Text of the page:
Asian nations counting on offshore wind farms to meet clean energy goals are facing an increasing shortage of ships for installing the massive turbines in the sea.
As countries embark on a rapid build-out of wind power in the next decade, builders can’t churn out the support vessels fast enough to keep up, shipping experts say. The situation is only going to get worse as blades get longer and require bigger ships to handle them.
“Specialised vessels are going to be in demand for projects in Taiwan and South Korea,” said Sean Lee, chief executive officer of shipyard Marco Polo Marine Ltd. “There will be more and more projects coming up, and a big wave of them in Japan from 2028.”
The complicated job of planting a wind turbine in the seabed requires several types of ships specially designed for the work. Turbine installers feature massive cranes capable of hoisting objects weighing as much as the largest sequoia tree. Commissioning service operation vessels, or CSOVs, provide adjustable gangways that allow technicians to reach the turbine blades.
Excluding China, there are currently only about 10 turbine installing ships and a few dozen CSOVs operating worldwide, according to shipbroker Clarksons. By 2030, demand for turbine installers will outpace supply by about 15 vessels, while the gap for CSOVs will widen to more than 145 CSOVs from 30 currently, it estimates.
China has 84 ships capable of installing wind turbines, according to trade group Global Wind Energy Council. But the majority of those can only handle small turbines, with many having been converted from oil and gas ships. These are unlikely to meet specifications in Europe or elsewhere in Asia.
The global floating offshore wind market is expected to increase to a cumulative 27.6 gigawatts by 2035 from just 0.1 gigawatt currently installed, according to BloombergNEF. While that represents tremendous growth, the sector must resolve supply chain and other issues, BNEF said.
“If new investment in offshore wind vessels is delayed, then it could affect development time lines for wind farms globally,” said Luisa Amorim, an analyst at BNEF. “The current global vessel supply is insufficient to meet the demand for installation vessels for both offshore wind turbines and bottom-fixed foundations.”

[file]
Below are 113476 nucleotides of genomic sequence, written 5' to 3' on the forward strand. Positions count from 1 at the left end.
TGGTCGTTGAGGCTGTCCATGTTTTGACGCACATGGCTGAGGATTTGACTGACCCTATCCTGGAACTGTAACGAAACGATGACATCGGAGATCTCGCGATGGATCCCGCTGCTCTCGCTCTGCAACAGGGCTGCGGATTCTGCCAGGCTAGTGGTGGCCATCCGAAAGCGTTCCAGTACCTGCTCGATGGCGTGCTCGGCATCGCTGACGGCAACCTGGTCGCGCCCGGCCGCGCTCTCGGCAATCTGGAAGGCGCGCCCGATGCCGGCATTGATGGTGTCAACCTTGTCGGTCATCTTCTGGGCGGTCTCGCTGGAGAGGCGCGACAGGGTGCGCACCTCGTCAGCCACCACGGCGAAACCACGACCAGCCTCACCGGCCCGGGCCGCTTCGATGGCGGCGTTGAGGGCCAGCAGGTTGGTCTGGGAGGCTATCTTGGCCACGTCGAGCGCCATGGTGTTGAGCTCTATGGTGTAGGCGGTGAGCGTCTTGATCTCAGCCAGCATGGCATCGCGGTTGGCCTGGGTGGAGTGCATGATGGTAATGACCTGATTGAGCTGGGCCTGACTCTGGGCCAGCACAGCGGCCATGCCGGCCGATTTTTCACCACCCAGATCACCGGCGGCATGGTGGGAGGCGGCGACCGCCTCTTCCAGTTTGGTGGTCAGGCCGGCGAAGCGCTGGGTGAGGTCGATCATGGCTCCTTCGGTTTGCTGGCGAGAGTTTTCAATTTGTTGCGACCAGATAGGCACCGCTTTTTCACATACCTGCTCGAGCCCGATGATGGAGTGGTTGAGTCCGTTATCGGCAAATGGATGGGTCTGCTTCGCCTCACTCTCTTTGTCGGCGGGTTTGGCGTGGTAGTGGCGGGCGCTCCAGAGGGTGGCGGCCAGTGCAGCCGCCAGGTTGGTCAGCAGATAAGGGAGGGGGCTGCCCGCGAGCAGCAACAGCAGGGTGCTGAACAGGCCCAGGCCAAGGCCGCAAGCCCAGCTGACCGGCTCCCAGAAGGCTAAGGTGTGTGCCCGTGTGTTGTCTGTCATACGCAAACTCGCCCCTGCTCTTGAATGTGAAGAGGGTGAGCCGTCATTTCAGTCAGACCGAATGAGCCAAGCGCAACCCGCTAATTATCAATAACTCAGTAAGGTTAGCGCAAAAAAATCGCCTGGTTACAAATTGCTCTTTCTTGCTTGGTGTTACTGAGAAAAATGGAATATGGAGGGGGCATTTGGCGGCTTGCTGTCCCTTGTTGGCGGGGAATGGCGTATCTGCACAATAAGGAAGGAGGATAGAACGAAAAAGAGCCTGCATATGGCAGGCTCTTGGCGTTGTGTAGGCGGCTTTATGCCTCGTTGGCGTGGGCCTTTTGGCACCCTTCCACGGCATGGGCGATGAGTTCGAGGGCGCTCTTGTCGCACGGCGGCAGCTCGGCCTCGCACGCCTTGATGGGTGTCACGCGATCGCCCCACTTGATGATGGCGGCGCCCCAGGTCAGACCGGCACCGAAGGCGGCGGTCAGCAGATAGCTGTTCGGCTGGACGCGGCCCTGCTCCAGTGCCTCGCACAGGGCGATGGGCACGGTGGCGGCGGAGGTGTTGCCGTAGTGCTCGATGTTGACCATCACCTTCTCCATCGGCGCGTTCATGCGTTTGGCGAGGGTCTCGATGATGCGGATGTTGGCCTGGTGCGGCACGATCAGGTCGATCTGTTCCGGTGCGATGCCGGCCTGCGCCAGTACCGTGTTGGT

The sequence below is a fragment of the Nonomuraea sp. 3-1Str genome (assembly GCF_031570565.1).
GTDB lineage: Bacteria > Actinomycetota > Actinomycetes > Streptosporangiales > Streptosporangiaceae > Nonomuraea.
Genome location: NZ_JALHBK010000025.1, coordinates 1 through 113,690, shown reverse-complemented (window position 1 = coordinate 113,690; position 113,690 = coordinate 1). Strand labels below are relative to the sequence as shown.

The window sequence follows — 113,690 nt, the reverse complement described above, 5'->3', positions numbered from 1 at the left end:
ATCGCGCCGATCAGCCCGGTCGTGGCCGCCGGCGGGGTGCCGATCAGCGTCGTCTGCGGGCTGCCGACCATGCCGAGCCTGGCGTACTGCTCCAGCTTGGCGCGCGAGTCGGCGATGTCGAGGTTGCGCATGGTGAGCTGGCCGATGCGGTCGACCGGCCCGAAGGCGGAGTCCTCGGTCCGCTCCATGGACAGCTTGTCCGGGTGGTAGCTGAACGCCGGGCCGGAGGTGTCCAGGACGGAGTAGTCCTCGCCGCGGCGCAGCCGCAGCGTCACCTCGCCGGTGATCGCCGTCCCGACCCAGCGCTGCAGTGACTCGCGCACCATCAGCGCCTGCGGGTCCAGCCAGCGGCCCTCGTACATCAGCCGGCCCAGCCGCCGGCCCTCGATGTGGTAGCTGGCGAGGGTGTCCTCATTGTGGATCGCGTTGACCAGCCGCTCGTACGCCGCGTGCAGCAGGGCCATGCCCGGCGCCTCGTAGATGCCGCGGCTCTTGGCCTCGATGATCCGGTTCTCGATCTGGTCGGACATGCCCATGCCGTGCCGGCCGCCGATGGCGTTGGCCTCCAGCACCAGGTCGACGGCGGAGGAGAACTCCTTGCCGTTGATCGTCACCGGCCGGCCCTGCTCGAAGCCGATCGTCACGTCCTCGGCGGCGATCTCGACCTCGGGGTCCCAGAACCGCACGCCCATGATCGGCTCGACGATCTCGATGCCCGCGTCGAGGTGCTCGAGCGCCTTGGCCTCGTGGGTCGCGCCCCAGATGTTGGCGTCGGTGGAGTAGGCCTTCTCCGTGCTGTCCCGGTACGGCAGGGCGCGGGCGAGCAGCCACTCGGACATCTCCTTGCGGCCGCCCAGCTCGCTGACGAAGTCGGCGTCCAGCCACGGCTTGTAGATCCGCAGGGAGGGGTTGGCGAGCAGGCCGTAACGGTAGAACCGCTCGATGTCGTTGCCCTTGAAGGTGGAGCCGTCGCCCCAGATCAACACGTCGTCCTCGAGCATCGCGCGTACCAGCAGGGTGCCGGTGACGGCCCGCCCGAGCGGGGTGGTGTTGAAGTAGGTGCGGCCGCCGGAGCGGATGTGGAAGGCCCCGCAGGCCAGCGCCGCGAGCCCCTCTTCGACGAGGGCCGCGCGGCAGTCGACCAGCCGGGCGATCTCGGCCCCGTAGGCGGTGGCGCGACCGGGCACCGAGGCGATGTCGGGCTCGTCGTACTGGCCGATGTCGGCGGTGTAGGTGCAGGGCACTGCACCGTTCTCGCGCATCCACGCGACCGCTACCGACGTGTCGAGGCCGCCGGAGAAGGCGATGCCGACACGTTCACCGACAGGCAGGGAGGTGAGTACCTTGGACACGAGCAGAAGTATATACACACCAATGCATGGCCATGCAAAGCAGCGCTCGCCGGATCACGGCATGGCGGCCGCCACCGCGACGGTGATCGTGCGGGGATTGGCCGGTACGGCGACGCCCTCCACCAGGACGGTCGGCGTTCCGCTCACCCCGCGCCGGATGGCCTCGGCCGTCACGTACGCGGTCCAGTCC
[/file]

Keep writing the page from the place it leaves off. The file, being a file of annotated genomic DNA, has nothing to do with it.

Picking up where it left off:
The shortage of ships is significant for Asia as the GWEC predicts the continent will top Europe as the region with the most new offshore wind installations through 2026. A lack of vessels could set back countries’ efforts to diversify away from fossil fuels.
“The potential crunch is likely to occur in the mid-to-late 2020s as more countries begin constructing their wind farms to meet 2030 national targets,” said Bahzad Ayoub, a senior analyst at consultant Westwood Global Energy Group.
Many of the existing ships have been deployed to Europe, said Marco Polo’s Lee. To fill the gap in Asia, tugs and support vessels that were serving oil rigs in Southeast Asia have been diverted to wind farms, he said.
But using oil and gas ships can’t be a long-term solution, and the current fleet of installation vessels may soon become obsolete as turbine sizes grow to be almost as long as the Eiffel Tower.
The world’s largest floating wind project, in Norway, uses turbines with a rotor diameter of more than 160 meters. As technology advances, future wind farms could see these lengths increase to 275 meters by 2030, according to the GWEC.
Larger turbines mean the required lifting heights and crane capacities of vessels installing the blades must increase, said Westwood’s Ayoub.
Shipping companies are racing to fill the gap. Marco Polo is building a CSOV by next year to be chartered by Vestas Wind Systems A/S in Taiwan. Cadeler A/S has ordered four turbine installation vessels for 2024-2026 from Cosco Heavy Industries, while Maersk Supply Service has ordered one from Sembcorp Marine Ltd. for delivery to the US in 2025.
“It’s a lot of work to do,” said Lee. “It’s a new industry and everybody’s talking about renewables.”